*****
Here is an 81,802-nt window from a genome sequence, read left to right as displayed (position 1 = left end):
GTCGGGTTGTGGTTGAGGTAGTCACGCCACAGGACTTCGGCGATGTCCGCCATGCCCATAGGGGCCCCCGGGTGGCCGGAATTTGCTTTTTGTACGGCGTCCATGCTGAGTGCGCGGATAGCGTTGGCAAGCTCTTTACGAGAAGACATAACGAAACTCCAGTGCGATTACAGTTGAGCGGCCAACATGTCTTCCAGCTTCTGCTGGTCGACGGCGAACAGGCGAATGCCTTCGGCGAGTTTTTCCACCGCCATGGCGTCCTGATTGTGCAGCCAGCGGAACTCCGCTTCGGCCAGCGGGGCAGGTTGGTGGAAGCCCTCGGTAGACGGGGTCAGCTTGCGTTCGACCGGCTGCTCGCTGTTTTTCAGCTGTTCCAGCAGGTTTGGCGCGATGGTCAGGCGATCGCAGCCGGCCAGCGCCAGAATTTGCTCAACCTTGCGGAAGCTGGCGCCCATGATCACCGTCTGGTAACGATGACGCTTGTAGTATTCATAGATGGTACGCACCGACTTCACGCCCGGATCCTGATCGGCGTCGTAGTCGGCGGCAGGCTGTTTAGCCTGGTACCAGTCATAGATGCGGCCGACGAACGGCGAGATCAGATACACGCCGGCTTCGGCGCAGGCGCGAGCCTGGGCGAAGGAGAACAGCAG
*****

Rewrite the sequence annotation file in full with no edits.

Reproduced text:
Here is an 81,802-nt window from a genome sequence, read left to right as displayed (position 1 = left end):
GTCGGGTTGTGGTTGAGGTAGTCACGCCACAGGACTTCGGCGATGTCCGCCATGCCCATAGGGGCCCCCGGGTGGCCGGAATTTGCTTTTTGTACGGCGTCCATGCTGAGTGCGCGGATAGCGTTGGCAAGCTCTTTACGAGAAGACATAACGAAACTCCAGTGCGATTACAGTTGAGCGGCCAACATGTCTTCCAGCTTCTGCTGGTCGACGGCGAACAGGCGAATGCCTTCGGCGAGTTTTTCCACCGCCATGGCGTCCTGATTGTGCAGCCAGCGGAACTCCGCTTCGGCCAGCGGGGCAGGTTGGTGGAAGCCCTCGGTAGACGGGGTCAGCTTGCGTTCGACCGGCTGCTCGCTGTTTTTCAGCTGTTCCAGCAGGTTTGGCGCGATGGTCAGGCGATCGCAGCCGGCCAGCGCCAGAATTTGCTCAACCTTGCGGAAGCTGGCGCCCATGATCACCGTCTGGTAACGATGACGCTTGTAGTATTCATAGATGGTACGCACCGACTTCACGCCCGGATCCTGATCGGCGTCGTAGTCGGCGGCAGGCTGTTTAGCCTGGTACCAGTCATAGATGCGGCCGACGAACGGCGAGATCAGATACACGCCGGCTTCGGCGCAGGCGCGAGCCTGGGCGAAGGAGAACAGCAG